|dc.description.abstract||I kid you not. This is a time in Pacific regional history where as a middle-aged Tongan woman with European, Maori, and Samoan ancestries who was born and raised in New Zealand, I teach students taking my undergraduate papers how not to go about making stereotypical assumptions. The students in my classes are mostly Maori and Pakeha (white, European) New Zealanders. They learn to interrogate typecasts produced by state policy, media, and academia classifying the suburbs of South Auckland as overcrowded with brown people, meaning Pacific Islanders; overburdened by non-communicable diseases, like obesity and diabetes; and overdone in dismal youth statistics for crime and high school drop-outs. And then some well-meaning but incredibly uninformed staff members at the university where I am a senior lecturer have a bright idea to give away portions of roast pig on a spit to Pacific Islanders at the South Auckland campus open day.
Who asked the university to give us free roast pig? Who asked us if this is what we want from a university that was planted out South in 2010 to sell degrees to a South Auckland market predicted to grow to half a million people, largely young people, in the next two decades? (AUT University, 2014). Who makes decisions about what gets dished up to Pacific Islanders in South Auckland, compared to what their hopes might be for university education prospects? To rephrase Julie Landsman’s essay, how about “confronting the racism of low expectations” that frames and bounds Pacific Islanders in South Auckland when a New Zealand university of predominantly Palangi (white, European) lecturers and researchers on academic staff contemplate “closing achievement gaps?” (Landsman, 2004).
Tackling “the soft bigotry of low expectations” set upon Pacific Islanders getting into and through the university system has prompted discussion around introducing two sets of ideas at Auckland University of Technology (The Patriot Post, 2014). First, a summer school foundation course for literacy and numeracy on the South campus, recruiting Pacific Islander school leavers wanting to go on to study Bachelor’s degrees. Previously, the University of Auckland had provided bridging paths designed for young Pacific peoples to step up to degree programmes (Anae et al, 2002).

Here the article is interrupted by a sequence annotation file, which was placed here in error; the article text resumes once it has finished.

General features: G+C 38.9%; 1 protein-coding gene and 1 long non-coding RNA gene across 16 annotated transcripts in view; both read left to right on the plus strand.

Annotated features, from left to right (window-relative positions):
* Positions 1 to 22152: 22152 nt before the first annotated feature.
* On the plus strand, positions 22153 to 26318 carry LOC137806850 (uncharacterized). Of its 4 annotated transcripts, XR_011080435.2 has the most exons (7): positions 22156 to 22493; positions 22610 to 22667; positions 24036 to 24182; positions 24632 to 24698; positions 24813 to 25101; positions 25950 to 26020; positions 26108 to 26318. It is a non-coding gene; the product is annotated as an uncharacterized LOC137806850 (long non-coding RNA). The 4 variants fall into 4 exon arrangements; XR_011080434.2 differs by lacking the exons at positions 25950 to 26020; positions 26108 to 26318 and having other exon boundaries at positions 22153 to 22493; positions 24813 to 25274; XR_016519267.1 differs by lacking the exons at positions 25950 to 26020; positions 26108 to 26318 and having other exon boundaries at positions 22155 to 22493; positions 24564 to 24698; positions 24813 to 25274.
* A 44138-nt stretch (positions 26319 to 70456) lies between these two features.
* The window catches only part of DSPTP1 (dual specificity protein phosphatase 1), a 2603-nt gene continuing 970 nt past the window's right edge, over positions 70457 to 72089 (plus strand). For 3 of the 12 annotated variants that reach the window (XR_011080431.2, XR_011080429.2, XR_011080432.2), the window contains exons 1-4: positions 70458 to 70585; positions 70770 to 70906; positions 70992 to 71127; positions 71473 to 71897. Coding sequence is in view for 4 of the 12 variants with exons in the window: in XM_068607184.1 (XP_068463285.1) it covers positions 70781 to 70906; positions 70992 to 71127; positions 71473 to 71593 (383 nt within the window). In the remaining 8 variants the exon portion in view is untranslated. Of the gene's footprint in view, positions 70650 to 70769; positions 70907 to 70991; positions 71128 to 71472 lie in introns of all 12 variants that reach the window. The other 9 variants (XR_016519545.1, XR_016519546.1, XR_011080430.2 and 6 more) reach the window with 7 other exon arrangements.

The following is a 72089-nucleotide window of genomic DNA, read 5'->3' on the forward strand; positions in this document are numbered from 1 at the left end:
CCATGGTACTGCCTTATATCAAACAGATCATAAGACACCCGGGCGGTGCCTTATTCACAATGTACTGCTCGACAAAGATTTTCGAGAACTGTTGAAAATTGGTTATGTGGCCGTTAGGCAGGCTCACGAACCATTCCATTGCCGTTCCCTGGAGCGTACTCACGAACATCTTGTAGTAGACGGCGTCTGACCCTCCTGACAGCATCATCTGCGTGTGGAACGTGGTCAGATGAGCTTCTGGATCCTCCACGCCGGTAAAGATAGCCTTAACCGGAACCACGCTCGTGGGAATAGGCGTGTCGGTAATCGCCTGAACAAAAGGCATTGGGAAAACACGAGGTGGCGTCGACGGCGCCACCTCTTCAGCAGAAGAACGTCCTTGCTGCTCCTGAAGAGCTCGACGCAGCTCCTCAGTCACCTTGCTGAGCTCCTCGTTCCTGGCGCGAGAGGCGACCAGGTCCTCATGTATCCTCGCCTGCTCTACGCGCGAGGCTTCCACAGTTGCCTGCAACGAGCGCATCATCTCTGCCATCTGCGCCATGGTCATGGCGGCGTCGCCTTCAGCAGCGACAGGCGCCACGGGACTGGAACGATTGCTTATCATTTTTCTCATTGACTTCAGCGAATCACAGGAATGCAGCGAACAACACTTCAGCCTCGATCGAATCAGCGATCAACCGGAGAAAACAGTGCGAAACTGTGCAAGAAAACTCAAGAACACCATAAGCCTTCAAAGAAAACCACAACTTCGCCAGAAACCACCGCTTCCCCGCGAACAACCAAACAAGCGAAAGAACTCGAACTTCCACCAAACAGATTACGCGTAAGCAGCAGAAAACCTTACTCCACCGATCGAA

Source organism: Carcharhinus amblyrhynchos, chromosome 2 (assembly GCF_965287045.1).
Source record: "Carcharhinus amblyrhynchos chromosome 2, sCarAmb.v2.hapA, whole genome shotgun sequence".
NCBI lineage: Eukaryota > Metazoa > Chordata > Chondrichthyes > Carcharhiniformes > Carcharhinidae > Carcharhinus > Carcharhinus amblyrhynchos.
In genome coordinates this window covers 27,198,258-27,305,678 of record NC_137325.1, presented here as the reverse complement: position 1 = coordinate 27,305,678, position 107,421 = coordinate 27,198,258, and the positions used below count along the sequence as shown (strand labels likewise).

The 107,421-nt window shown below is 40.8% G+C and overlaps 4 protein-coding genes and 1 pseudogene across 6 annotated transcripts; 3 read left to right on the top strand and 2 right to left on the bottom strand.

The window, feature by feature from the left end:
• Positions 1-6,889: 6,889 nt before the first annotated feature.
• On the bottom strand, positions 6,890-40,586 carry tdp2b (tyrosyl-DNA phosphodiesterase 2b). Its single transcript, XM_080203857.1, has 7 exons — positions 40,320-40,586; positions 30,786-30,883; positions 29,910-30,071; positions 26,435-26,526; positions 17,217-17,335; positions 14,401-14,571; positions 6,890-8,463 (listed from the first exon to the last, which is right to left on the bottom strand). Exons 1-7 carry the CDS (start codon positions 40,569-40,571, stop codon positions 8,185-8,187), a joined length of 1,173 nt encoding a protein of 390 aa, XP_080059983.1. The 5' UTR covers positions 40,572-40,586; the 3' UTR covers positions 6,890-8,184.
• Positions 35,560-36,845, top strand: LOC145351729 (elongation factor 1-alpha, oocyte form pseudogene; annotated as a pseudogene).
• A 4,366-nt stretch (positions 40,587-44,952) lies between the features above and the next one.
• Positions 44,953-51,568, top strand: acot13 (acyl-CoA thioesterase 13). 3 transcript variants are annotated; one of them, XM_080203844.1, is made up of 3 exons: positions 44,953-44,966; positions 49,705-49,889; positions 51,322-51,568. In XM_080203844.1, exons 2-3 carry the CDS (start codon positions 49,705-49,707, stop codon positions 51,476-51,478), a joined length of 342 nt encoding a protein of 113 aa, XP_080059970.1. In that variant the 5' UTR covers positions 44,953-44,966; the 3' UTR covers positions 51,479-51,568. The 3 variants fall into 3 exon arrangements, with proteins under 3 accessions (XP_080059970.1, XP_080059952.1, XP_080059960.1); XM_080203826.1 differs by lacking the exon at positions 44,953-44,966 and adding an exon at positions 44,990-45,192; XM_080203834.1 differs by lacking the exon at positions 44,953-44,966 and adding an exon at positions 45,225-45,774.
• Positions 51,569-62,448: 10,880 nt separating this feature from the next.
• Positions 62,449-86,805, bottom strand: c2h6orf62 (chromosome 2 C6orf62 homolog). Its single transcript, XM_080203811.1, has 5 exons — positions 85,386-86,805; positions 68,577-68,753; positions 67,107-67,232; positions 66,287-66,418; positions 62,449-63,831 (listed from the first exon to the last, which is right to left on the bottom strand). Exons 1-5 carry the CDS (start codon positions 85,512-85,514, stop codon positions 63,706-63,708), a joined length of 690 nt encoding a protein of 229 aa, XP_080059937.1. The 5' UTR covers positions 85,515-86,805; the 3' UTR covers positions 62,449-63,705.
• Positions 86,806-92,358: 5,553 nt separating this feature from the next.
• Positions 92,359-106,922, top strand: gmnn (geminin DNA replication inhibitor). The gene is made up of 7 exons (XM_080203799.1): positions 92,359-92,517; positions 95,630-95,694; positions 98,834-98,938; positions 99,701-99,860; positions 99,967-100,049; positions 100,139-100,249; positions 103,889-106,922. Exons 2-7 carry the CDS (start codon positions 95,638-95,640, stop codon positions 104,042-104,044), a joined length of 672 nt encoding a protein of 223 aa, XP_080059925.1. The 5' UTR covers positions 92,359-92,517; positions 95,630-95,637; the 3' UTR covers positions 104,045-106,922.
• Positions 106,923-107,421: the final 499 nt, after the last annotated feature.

Second, the possibility of performing arts undergraduate papers recognising a diverse and youthful ethnoscape party to an Auckland context of theatre, drama, dance, music, Maori and Pacific cultural performance, storytelling, and slam poetry (Appadurai, 1996). Although this discussion is in its infancy and has not been feasibility scoped or formally initiated in the university system, it is a suggestion worth considering here.
My inquiry is frank: Why conflate performance and South Auckland Pacific Islanders? Does this not lend to a clichéd mould that supposes young Pacific Islanders growing up in the ill-famed suburbs of the poor South are naturally gifted at singing, dancing, and performing theatrics? This is a characterisation fitted to inner-city Black American youth that has gone global and is wielded to tag, label, and brand urban Pacific Islanders of South Auckland. Therefore, how are the aspirational interests of this niche market reflected in the content and context of initiatives with South Auckland Pacific Islander communities in mind?||